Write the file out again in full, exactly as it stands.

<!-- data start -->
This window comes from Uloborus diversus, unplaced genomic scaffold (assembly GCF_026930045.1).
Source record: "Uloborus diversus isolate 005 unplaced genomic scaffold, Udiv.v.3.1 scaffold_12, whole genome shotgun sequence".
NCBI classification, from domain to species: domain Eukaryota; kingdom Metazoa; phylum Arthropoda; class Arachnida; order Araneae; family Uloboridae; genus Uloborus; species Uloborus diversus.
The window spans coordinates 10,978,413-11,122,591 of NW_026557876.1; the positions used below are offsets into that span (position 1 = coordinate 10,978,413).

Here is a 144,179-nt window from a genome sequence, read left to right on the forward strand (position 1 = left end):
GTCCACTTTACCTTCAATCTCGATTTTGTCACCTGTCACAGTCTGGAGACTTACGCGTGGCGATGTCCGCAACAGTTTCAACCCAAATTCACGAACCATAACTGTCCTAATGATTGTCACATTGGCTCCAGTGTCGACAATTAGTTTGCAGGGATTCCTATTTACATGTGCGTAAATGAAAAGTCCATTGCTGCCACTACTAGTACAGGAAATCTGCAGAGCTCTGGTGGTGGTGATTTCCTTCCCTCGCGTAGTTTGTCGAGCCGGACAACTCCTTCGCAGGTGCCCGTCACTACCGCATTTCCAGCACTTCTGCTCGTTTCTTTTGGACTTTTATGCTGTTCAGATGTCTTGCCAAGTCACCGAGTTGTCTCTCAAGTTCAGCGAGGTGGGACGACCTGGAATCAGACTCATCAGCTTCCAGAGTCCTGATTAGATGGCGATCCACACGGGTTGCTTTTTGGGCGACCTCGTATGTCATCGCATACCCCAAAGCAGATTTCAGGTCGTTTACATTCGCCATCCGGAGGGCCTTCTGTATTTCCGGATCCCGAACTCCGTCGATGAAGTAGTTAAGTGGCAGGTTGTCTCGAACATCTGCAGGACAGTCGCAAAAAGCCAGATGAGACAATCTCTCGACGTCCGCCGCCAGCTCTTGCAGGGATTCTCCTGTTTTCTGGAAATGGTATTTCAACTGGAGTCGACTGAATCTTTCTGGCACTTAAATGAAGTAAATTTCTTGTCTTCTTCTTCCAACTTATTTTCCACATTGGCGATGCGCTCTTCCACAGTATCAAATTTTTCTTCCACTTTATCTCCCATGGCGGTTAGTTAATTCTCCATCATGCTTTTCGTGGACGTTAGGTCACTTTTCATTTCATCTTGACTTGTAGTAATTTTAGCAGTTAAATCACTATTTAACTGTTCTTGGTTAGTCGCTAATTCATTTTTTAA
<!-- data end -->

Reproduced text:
This window comes from Uloborus diversus, unplaced genomic scaffold (assembly GCF_026930045.1).
Source record: "Uloborus diversus isolate 005 unplaced genomic scaffold, Udiv.v.3.1 scaffold_12, whole genome shotgun sequence".
NCBI classification, from domain to species: domain Eukaryota; kingdom Metazoa; phylum Arthropoda; class Arachnida; order Araneae; family Uloboridae; genus Uloborus; species Uloborus diversus.
The window spans coordinates 10,978,413-11,122,591 of NW_026557876.1; the positions used below are offsets into that span (position 1 = coordinate 10,978,413).

Here is a 144,179-nt window from a genome sequence, read left to right on the forward strand (position 1 = left end):
GTCCACTTTACCTTCAATCTCGATTTTGTCACCTGTCACAGTCTGGAGACTTACGCGTGGCGATGTCCGCAACAGTTTCAACCCAAATTCACGAACCATAACTGTCCTAATGATTGTCACATTGGCTCCAGTGTCGACAATTAGTTTGCAGGGATTCCTATTTACATGTGCGTAAATGAAAAGTCCATTGCTGCCACTACTAGTACAGGAAATCTGCAGAGCTCTGGTGGTGGTGATTTCCTTCCCTCGCGTAGTTTGTCGAGCCGGACAACTCCTTCGCAGGTGCCCGTCACTACCGCATTTCCAGCACTTCTGCTCGTTTCTTTTGGACTTTTATGCTGTTCAGATGTCTTGCCAAGTCACCGAGTTGTCTCTCAAGTTCAGCGAGGTGGGACGACCTGGAATCAGACTCATCAGCTTCCAGAGTCCTGATTAGATGGCGATCCACACGGGTTGCTTTTTGGGCGACCTCGTATGTCATCGCATACCCCAAAGCAGATTTCAGGTCGTTTACATTCGCCATCCGGAGGGCCTTCTGTATTTCCGGATCCCGAACTCCGTCGATGAAGTAGTTAAGTGGCAGGTTGTCTCGAACATCTGCAGGACAGTCGCAAAAAGCCAGATGAGACAATCTCTCGACGTCCGCCGCCAGCTCTTGCAGGGATTCTCCTGTTTTCTGGAAATGGTATTTCAACTGGAGTCGACTGAATCTTTCTGGCACTTAAATGAAGTAAATTTCTTGTCTTCTTCTTCCAACTTATTTTCCACATTGGCGATGCGCTCTTCCACAGTATCAAATTTTTCTTCCACTTTATCTCCCATGGCGGTTAGTTAATTCTCCATCATGCTTTTCGTGGACGTTAGGTCACTTTTCATTTCATCTTGACTTGTAGTAATTTTAGCAGTTAAATCACTATTTAACTGTTCTTGGTTAGTCGCTAATTCATTTTTTAA